Dim sum is the name for a Chinese cuisine which involves a wide range of light dishes served alongside Chinese tea. It is usually served in the mornings until noon time at Chinese restaurants and at specialty dim sum eateries where typical dishes are available throughout the day. Dishes come in small portions and may include meat, seafood, and vegetables, as well as desserts and fruit. The items are usually served in a small steamer basket or on a small plate. Yum cha (literally "tea drinking") is the term used to describe the dining session, especially in contemporary Cantonese. Chinese families in particular typically like to gather at Chinese restaurants for dim sum on occasions such as Mother’s Day or Chinese New Years.
Equivalent terms, such as dianxin ("little heart") in Mandarin, exist in other varieties of Chinese, as a generic term for any of a variety of snacks or small food items. The terms "northern dianxin" or "Shanghai dianxin" (dee-shin) have thus come into use. These dianxin are, however, not necessarily Cantonese dim sum, although the two still share the same written script in traditional and simplified characters.
In the US and many other English Speaking countries, the word “Dim sum” is often mistakenly used as the name for Yum cha. In fact, in Cantonese, Dim sum (點心) is just a phrase for wide range of light dishes where Yum cha (飲茶) “drink tea”, is the process.
In Australia the name dim sim is used for a particular kind of dumpling snack. Dim sims may have been inspired by dim sum, but are typically ordered with fish and chips. Dim sum are available with yum cha in Australian restaurants.
In Hong Kong, and most cities and towns in Guangdong province, many Chinese restaurants start serving as early as five in the morning. It is a tradition for the elderly to gather to eat dim sum after morning exercises, often enjoying the morning newspapers. For many southerners in China, yum cha is treated as a weekend family day. Consistent with this tradition, dim sum restaurants typically only serve dim sum until the afternoon (right around the time of a traditional Western 3 o'clock coffee break); other kinds of Cantonese cuisine are served in the evening. Nowadays, various dim sum items are sold as takeaway for students and office workers on the go.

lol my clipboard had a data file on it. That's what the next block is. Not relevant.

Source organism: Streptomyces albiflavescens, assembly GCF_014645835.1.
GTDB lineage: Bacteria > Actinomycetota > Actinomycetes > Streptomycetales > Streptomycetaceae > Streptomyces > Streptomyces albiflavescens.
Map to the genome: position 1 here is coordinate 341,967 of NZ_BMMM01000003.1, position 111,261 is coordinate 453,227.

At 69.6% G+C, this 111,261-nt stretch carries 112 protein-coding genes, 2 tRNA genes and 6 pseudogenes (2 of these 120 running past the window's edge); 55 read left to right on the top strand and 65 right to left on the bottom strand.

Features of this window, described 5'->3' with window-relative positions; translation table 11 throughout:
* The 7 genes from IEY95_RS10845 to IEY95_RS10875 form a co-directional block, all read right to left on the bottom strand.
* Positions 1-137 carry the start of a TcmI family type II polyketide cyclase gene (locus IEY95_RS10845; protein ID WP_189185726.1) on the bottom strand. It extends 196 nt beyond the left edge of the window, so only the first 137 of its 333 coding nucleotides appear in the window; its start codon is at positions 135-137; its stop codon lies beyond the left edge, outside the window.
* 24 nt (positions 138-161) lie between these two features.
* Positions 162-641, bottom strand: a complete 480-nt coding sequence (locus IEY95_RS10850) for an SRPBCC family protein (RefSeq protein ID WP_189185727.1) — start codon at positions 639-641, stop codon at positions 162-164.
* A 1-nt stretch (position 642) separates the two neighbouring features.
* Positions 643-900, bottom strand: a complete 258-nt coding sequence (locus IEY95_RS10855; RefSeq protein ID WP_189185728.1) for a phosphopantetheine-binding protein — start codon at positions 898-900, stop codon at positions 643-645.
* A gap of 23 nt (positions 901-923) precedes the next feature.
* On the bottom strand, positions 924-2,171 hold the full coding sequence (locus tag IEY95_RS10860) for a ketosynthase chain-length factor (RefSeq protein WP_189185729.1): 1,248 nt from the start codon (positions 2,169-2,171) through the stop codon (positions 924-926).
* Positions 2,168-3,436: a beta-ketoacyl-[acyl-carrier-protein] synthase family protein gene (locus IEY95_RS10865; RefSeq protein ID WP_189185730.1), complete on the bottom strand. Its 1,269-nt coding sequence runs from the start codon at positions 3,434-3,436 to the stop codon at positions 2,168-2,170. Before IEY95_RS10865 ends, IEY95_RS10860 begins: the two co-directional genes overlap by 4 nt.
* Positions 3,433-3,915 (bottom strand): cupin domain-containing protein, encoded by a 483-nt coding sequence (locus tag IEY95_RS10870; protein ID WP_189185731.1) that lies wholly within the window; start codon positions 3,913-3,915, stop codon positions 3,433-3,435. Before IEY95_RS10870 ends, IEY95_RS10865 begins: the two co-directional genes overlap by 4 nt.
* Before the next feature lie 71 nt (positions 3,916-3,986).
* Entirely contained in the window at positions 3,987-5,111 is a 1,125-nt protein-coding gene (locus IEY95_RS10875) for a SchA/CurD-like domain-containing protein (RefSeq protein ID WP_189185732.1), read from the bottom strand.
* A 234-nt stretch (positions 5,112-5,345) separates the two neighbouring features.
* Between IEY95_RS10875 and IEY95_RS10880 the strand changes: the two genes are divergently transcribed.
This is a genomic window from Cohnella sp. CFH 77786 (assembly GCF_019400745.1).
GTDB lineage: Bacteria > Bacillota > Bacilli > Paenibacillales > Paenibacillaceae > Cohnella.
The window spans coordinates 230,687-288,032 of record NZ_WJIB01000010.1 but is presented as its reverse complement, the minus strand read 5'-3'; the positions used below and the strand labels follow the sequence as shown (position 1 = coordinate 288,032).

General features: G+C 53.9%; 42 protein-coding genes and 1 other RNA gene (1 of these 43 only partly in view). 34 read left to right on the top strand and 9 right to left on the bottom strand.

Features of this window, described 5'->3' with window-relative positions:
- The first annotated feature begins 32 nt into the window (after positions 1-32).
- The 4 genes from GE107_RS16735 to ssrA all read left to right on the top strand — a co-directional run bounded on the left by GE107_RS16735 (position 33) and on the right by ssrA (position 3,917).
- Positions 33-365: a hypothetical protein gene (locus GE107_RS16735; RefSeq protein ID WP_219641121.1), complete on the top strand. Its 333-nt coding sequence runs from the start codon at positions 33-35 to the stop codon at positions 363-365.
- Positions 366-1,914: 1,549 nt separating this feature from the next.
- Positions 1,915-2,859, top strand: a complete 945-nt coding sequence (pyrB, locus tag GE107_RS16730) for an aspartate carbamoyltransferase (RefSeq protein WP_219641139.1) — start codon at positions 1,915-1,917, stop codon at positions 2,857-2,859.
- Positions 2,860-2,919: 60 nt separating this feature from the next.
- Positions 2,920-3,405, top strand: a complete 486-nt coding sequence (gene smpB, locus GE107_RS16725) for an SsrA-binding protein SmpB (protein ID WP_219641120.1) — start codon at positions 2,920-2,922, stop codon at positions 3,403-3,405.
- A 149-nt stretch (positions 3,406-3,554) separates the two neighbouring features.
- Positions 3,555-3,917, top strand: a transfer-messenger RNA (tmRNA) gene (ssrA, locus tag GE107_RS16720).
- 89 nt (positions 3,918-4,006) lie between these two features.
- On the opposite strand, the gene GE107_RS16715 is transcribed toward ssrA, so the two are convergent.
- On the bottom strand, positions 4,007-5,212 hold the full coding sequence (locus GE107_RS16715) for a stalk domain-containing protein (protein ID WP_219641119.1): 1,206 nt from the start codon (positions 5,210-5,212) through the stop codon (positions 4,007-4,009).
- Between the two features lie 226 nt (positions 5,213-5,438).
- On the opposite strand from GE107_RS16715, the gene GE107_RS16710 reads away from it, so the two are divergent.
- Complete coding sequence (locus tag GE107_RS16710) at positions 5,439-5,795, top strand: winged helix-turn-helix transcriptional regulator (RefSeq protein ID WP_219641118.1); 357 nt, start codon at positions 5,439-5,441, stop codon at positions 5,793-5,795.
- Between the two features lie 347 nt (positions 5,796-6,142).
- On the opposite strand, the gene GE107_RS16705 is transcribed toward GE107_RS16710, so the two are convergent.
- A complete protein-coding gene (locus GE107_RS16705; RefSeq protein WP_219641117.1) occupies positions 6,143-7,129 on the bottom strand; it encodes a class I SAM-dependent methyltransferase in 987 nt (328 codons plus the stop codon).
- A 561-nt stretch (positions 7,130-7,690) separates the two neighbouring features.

While dim sum remains a staple of Chinese culinary culture, especially in Hong Kong, health officials have recently criticized the high amount of saturated fat and sodium in some dim sum dishes, warning that steamed dim sum should not automatically be assumed to be healthy. Health officials recommend balancing fatty dishes with boiled vegetables, minus sauce.
The drinking of tea is as important to dim sum as the food. A popular tea which is said to aid in digestion is bolay (pu erh), which is a strong, fermented tea. Chrysanthemum, oolong and green tea can be served as well.
It is customary to pour tea for others during dim sum before filling one's own cup. A custom unique to the Cantonese is to thank the person pouring the tea by tapping the bent index and middle fingers together on the table, which symbolises 'bowing' to them.